But the couple walked on then, offended, and there was no point in completing the sentence.
"Oops." Ives raised his eyebrows. "Was it something I said?"
"Ha. Is it just me, or are people more repressed than when I was younger? Even here?"
"Probably." Ives looked gloomy for a moment, then cheered up, and gestured at the wide ocean. "Look at that. Are we lucky to be alive, or what?"
"Yes, lucky." She squeezed his arm again. "Thanks for being alive, my friend."
She was nearly twenty five, and single once more.
Saved from a big mistake.
"We're good for each other."
Their minds were both similar and complementary. When Gus developed the concepts behind Fractal of the Beast, it was Ives who helped brainstorm the network of developing relationships among the characters. She devised the aliens' forms, he worked out the structure of the shadow organization which fought them.
She coded the game; he negotiated the license rights.
From that first product, Ives insisted that he make no money directly. He already had his earnings from lucrative consultancy; she had nothing. "But I'll be rich," he said, as they signed a deal giving him twenty percent of earnings from any future games they might develop together. "And so will you. "
For the first six months, download figures were minimal. Then, in a fit of nostalgia or desperation, one of the big webnets started promoting a remake of the old X-Files shows, and the whole half-forgotten alien-invasion meme had come alive once more, and sales had rocketed.
Those fictional invaders would prove more important than anyone realized.
The alien hunt in the game proceeded through many levels. The stories were labyrinthine; a dark and gloomy sense of being watched was present in almost every scene; and there was action, with tricky clues to decipher. Only three players, since the game's release over four years before, ever reached the final level. (Unless there was someone else, with an offline copy of the game, who never hooked in with the rest of the world.)
But three users' systems had automatically mailed her when they deciphered the final puzzle. She sent each of them a rather substantial amount of money, though the game did not advertise the existence of such a prize.
One of the three was Arvin Rubens, a protegé of David Hall – and Arvin himself, when still a teenager, had met Hall's mentor, the legendary Richard Feynman – and he transferred the money back to her, with a note saying that he had no need for it.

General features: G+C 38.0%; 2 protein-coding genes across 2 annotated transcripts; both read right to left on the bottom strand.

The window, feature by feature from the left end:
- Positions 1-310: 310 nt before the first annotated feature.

"I'd only get myself into trouble," he said in an updated Feynmanism, "by spending it on wine, women and a new holoterminal."
He also invited both her and Ives to come and work with him in Caltech.
Sunshine, sea. She could train in JKD at the Inosanto Academy. Why would she want to stay in old, cold Oxford?
"Even if you don't come," Rubens had told her, "you've already helped my research."
For the game's final solution involved working out the aliens' true nature. They appeared in many shapes and guises, but the key lay in realizing that each was a different projection of one fractal shape – a single being of dimension 6.66 – into ordinary spacetime. Just as, in the Pickover book which Gus read in childhood, five disconnected blobs appearing on the surface of a Flatland balloon might really be fingerprints from a single, otherwordly hand.
And the underlying equation was useful because it came directly out of Gus's own research at Oxford, into the fundamental nature of the spacetime continuum.
"Come back to my place," she said to Ives, as they turned back from the end of the boardwalk. "I've got something to show you."
"Whoopee." Then, "House or lab, do you mean?"
"I mean the lab, darling. Sorry to disappoint."
As they passed a row of bright pastel houses, a drunk came shambling up to them, hand outstretched. If you give me money, the display on his write-capable t-shirt read, I'll spend it on booze. But at least I'm honest.
"Here you are."
Blinking in the sunshine, the drunk stood looking at the money in his hand – from both of them – as Gus and Ives walked on.
"If we asked him to tell us how he ended up here," said Ives, "I wonder what he'd say."
"Let's not go there." Gus used her watch to summon a cab.
They waited silently until a vehicle slid to the curb, and its gull-wing door swung up. Gus slid inside first, announcing their destination loudly to the cab's AI, knowing that her vestigial accent could cause recognition problems.
Ives crossed his arms, as the door descended and the street began to slide past.
"People always draw family trees," Gus said suddenly, as though she herself had not told him to drop the topic of past lives, "upside down. Or hadn't you noticed?"
"Qué?" Ives spread his hands. "No comprendo. Sorry."
"Branching out downwards, with increasing time. But the further back you go, the more ancestors you have."